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Visual Artist

Date & Time

Monday Mon, 29 Jan 2024



7, 4th Main Road, Domlur II Stage
Bengaluru, Karnataka 560 071 India


67 min | Marathi, Hindi, Pali with English subtitles | 2023

Chaityabhumi is a holy site that holds immense importance for the Dalit movement in India, as it is where Dr Babasaheb Ambedkar’s last rites were performed after his passing on December 6, 1956. Dr Ambedkar, often called the father of the Indian Constitution, dedicated his life to fighting the chains of caste oppression and bringing revolutionary change. He was a guiding light for the oppressed who dismantled discriminatory barriers and empowered them to reclaim their dignity and their rightful place in society.

This musical film will bring to light the history and cultural politics of how people commemorate December 6 at Chaityabhumi, Mumbai and what is the relevance of this public event in contemporary India. It explores how the Dalit community comes together to honour this day and the political implications it holds for their identity and empowerment.

After the screening, the director, Somnath Waghmare will be in conversation with Deepa Dhanraj and Sumit Sute followed by a Q&A session with the audience.

In collaboration with:


Somnath Waghmare


Somnath Waghmare is  a Mumbai-based Dalit-Buddhist film researcher and documentary filmmaker. He is the co-founder of the Ambedkarite song documentation project ‘The Ambedkar Age Digital Bookmobile,’ and founder of the film company ‘Begumpura productions.’ At present, he is pursuing his PhD in Social Sciences from the Tata Institute of Social Sciences (TISS), Mumbai.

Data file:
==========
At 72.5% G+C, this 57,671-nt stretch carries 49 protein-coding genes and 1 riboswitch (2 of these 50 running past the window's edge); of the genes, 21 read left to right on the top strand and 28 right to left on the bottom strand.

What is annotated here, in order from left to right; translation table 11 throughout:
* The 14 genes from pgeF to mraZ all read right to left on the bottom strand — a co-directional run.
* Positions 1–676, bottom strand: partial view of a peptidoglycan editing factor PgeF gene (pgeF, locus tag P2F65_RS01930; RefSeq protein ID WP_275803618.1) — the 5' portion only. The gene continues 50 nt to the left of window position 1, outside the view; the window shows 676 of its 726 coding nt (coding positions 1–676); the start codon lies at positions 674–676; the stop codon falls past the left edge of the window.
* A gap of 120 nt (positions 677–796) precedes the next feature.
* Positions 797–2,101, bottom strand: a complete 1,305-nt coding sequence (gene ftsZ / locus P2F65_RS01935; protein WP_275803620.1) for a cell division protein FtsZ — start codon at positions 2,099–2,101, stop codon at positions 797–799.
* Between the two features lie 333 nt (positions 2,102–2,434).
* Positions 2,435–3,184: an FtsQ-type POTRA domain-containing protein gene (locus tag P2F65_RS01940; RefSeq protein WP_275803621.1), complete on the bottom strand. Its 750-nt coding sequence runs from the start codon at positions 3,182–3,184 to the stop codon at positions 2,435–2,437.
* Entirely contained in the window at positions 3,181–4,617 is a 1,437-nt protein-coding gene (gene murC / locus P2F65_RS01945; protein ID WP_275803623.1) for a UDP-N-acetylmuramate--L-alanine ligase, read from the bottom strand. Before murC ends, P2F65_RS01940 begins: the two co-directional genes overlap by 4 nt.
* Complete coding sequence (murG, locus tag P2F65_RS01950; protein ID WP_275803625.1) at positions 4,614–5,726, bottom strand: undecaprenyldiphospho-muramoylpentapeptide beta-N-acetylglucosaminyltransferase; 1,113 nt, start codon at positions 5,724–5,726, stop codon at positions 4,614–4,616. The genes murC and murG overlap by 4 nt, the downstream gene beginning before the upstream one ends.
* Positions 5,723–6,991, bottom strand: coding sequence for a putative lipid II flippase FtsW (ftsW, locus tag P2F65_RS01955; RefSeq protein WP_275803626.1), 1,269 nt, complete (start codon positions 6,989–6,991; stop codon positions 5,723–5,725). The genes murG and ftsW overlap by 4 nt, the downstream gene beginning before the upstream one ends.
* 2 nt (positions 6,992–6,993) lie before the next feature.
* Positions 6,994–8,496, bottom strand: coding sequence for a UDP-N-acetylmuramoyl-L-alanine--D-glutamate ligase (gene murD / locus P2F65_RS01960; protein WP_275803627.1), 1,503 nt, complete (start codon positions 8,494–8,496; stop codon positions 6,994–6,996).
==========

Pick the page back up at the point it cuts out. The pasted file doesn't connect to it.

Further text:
He completed his M. Phil from TISS and Masters in Media and communication form Pune University. He has previously worked at the Film & Television Institute of India (FTII) and was an apprentice with Amnesty International, India. His recent documentary film Chaityabhumi was screened at London School of Economics and Oxford University in the UK, Columbia University and Stanford University in the US, and University of Gottingen, Germany. In India, the film was screened at National Film Archive of India, FTII Pune, TISS Mumbai and India International Centre, Delhi.

Deepa Dhanraj


Award-winning filmmaker and writer Deepa Dhanraj has been part of the women’s movement in India since 1980. She was one of the founding members of Yugantar, a feminist film collective that made a series of films in the early 1980s documenting rural and urban women’s movements for labor rights and autonomy.

Focused on feminist politics, Deepa’s extensive filmography spans three decades and subjects including population control programs in India, Muslim women’s courts, the rise of Hindu majoritarianism, community efforts to combat HIV/AIDS, and more. She has a special interest in education and has worked closely with government schools to create pedagogy suited for problems faced by first-generation learners who come from Dalit and Adivasi communities.

Sumit Sute

Visual Artist

Sumit Sute, a lens-based visual artist, explores the personal and political through web-based photo-objects. His works explore the intersections of the personal and political, inspecting the influences of casteist-patriarchal traumas on emotional inheritance and familial bonds.

With a background in Mechanical Engineering from IIT Madras, Sumit has a history as a documentary photographer and photo editor, contributing to publications like Hindustan Times, The Caravan Magazine, and The Wire across Maharashtra, Gujarat, and Karnataka. Currently based in Bengaluru, he serves as a public policy professional and actively contributes as one of the conveners and program designers at Ambedkar Reading Circle.